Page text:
Monday, November 29, 1999

Posco puts Orissa on the boil again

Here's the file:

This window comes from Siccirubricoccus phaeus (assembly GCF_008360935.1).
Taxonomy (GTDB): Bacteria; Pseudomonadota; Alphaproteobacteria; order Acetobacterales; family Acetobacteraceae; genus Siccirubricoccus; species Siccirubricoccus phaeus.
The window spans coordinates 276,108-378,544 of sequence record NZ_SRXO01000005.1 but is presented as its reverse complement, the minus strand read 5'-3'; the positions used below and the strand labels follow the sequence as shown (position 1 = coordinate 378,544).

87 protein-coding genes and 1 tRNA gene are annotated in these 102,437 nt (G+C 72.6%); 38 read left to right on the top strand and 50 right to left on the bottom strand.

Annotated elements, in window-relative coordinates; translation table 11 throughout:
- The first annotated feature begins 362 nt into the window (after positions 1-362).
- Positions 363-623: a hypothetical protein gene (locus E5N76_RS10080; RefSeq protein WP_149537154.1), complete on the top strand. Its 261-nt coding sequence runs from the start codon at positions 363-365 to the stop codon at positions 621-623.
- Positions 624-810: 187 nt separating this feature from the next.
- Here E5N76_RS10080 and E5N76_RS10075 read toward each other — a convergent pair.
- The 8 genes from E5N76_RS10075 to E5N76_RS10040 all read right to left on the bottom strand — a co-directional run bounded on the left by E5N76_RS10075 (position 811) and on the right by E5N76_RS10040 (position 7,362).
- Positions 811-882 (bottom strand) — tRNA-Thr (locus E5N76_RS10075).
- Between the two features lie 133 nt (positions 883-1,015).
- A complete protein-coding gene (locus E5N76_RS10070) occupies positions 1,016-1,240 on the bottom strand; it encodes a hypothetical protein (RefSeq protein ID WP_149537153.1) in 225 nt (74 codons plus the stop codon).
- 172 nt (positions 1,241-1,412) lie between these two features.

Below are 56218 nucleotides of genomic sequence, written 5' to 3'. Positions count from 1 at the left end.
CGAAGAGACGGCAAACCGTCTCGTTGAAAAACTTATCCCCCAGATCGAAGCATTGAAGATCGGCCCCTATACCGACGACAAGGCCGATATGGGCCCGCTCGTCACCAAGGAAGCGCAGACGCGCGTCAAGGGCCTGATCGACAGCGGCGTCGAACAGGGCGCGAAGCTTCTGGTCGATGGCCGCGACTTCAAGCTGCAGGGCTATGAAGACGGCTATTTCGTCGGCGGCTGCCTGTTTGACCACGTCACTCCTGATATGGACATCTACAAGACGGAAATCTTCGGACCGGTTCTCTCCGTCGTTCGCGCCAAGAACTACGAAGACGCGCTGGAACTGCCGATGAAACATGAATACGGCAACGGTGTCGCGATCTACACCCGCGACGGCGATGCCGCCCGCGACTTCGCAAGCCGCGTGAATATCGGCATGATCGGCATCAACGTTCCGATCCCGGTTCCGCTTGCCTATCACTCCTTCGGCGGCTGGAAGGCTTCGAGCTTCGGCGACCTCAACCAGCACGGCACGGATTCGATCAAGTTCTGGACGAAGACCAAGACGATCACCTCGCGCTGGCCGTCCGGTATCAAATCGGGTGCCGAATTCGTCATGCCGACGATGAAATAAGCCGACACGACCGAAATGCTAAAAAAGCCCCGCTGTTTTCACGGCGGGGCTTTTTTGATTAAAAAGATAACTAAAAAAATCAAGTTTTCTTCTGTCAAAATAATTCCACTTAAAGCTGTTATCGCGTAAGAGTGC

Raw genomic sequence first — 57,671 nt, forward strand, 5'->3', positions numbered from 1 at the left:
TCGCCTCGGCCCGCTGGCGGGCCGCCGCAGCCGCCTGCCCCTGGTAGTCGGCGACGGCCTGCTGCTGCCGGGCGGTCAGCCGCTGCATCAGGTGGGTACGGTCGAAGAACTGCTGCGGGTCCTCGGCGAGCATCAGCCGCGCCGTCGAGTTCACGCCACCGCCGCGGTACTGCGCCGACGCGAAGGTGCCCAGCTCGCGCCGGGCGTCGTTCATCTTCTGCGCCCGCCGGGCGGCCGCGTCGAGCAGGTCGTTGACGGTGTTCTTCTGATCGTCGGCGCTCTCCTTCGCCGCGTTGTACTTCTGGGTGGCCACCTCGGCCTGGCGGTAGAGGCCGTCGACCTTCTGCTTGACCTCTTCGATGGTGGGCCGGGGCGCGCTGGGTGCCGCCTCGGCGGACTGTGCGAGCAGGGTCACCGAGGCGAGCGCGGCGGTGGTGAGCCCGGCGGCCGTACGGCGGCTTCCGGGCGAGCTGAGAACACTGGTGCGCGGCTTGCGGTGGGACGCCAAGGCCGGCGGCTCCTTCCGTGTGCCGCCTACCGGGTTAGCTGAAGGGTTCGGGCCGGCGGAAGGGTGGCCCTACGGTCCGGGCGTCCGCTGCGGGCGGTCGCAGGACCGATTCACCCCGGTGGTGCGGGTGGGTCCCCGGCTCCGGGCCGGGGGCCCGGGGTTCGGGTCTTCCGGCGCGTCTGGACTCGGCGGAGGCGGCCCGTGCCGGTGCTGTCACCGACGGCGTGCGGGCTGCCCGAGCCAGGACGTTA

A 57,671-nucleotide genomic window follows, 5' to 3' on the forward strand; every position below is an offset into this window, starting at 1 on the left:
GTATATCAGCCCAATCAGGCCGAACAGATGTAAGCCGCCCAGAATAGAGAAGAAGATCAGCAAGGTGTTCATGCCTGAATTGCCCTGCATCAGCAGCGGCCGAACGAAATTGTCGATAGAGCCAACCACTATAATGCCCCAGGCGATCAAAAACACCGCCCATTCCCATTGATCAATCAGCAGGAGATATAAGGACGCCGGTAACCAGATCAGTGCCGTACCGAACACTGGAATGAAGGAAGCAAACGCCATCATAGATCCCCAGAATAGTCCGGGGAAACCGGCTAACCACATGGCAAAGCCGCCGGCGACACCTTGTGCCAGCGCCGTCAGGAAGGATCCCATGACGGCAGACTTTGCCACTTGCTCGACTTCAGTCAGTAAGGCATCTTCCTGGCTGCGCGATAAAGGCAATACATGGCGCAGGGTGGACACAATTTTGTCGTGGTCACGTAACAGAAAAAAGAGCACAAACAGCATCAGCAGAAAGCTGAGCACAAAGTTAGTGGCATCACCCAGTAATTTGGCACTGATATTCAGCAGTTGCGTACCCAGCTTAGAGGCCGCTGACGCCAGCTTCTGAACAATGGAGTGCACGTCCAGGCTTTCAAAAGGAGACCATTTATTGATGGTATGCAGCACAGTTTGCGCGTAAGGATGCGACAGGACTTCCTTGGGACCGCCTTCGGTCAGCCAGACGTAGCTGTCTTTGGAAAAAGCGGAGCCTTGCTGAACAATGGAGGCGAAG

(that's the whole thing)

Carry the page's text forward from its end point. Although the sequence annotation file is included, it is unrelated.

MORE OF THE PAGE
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Bhubaneswar, May 16 -- The Orissa police on Saturday fired rubber bullets and teargas shells at hundreds of activists protesting South Korean steelmaker Posco's plan to build a $12 billion (Rs 55,200 crore) plant near the port town of Paradip. At least 25 people were injured and five arrested in the clash - the latest in a festering agitation by local residents who are not ready to vacate their land for the 12-million-tonne steel plant. The injured included five policemen, who were hit by crude bombs and stones pelted by the protesters. This comes barely three days after police firing in Kalinganagar, India's upcoming steel hub 100 km north of Bhubaneswar, allegedly killed one person. Several large Indian and foreign companies - like Vedanta Group and Tata Steel, besides Posco - are setting up plants in Orissa to exploit its mineral wealth. This has brought them into conflict with native tribals and small farmers, who have lived on the lands for centuries and who are refusing to give up their ancestral lands. And this survival versus development debate has led to protests, violent clashes, bloodshed and deaths (See box). More than 1,500 police personnel were involved in tackling Saturday's protest, which turned violent when the authorities tried to clear the area of the mostly women agitators. More than 1,000 protestors had gathered at the scene. Earlier, the police had prevented Bibhu Prasad Tarai, the local MP, from joining the agitation at Balitutha in Jagatsinghpur - the project site 90 km east of Bhubaneswar. "He (Tarai) was arrested to avoid any law and order problem," Superintendent of Police S. Devdutta Singh said. "The whole area has been cleared of demonstrators. The situation is under control." Tarai was released later."We believe in peaceful industrialisation. No one should indulge in violence," Patnaik told reporters in the state capital. Anti-Posco activists have been staging a demonstration at Balitutha since January 26, blocking entry of government and Posco officials to the site.

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